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People have been playing bridge for some time. They enjoy the social part of the game while they participate in a challenging experience. Another popular approach is to play duplicate bridge. Playing duplicate bridge in a club is very similar to the rubber bridge game you play at home. You will find that the skills you learned at home will translate very well into the duplicate game. The rules for bidding and card play are virtually the same and the scoring of the hands is very similar. Some of the differences between duplicate and rubber bridge are highlighted below:
Home bridge is played with familiar people in familiar locations, while duplicate bridge is played in a club against new people (at first) in an official game with a director to officiate, and with formal computerized scoring.
The local club is one of many clubs across the country, all running bridge games under the governing organization of the American Contract Bridge League (ACBL). Besides the club games, the ACBL also has local, regional, and national tournaments. The ACBL also has free beginner lesson software on their website at www.acbl.org/LearnToPlayBridge/. The Lehigh Valley Bridge Association is part of District 4 of the ACBL. The District has more newcomer information here.
In duplicate bridge, players use a convention card to communicate the meanings of their bids. At first sight, a convention card is a frightening thing to a new player. But the newcomer need not fear. You are not expected to fill in anything except the black sections, and those are plain vanilla bridge.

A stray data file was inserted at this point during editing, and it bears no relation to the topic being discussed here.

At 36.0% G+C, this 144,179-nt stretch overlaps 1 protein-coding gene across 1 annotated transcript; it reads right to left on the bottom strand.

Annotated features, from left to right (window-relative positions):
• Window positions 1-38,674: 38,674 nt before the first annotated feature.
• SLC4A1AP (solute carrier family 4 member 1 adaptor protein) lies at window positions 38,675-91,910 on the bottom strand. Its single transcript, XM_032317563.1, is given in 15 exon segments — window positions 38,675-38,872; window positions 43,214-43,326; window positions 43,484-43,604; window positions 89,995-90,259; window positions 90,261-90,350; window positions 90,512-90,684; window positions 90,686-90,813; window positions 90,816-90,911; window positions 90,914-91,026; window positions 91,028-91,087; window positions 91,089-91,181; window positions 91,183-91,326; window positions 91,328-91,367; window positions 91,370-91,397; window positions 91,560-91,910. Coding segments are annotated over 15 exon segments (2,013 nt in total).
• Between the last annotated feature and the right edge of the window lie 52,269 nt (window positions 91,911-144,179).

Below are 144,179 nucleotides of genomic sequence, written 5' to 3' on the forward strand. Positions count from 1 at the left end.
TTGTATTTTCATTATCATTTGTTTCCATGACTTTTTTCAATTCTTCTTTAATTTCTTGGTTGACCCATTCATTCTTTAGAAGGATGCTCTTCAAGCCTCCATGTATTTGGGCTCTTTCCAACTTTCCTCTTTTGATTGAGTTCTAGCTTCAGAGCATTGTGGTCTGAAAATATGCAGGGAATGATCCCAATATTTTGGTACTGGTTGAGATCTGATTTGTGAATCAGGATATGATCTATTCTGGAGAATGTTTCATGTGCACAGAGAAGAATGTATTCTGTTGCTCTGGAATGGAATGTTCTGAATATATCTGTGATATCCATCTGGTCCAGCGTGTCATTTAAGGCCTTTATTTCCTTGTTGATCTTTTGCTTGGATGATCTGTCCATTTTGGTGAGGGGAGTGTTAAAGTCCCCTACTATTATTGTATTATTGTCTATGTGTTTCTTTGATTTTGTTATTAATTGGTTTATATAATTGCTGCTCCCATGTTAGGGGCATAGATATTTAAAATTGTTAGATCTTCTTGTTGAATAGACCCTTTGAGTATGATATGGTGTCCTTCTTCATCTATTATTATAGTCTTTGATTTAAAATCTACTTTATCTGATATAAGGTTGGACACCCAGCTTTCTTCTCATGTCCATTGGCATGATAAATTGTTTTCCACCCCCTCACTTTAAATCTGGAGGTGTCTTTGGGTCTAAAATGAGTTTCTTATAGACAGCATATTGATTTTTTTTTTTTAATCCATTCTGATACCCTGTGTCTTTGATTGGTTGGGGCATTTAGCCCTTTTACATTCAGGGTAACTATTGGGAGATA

In Duplicate Bridge, the cards are shuffled only once. They are placed in a plastic or metal "board" and passed from table to table. Each pair plays the same cards- i.e. the hands are "duplicated".
Unlike rubber bridge, success does not depend on getting good cards, because your scores are compared only against other players who had the exact same hands on the identical deal.
Bid boxes are used. They contain cards with the various bridge bids. Bids are made by playing the bid cards on the table instead of speaking the bid out loud. Rubber bridge players can easily learn the use of bid boxes in a few hands.
There’s a small fee to play, usually about $6. The fee is waived, however, for first-time players.
These topics are covered in more detail at http://home.comcast.net/~kwbridge//dup.htm, which is a good reference for newcomers to duplicate bridge.
The Lehigh Valley Bridge Association web site shares additional information about our local clubs, locations of games specifically designed for beginners and other duplicate bridge information available in our area. If you have an interest, contact any of our members or clubs. We will be happy to get you involved in a fascinating game experience.
Click here for a link to the Lehigh Valley Bridge Association’s calendar of club games. Games specifically designed for players who are new to duplicate bridge are held the SECOND and FOURTH Wednesdays at 9:00 A.M. and Thursdays at 12:30 P.M. at the Lehigh County Senior Citizens Center. Local bridge lessons are listed on our website here.
(The information on this page is courtesy Chuck Campbell.)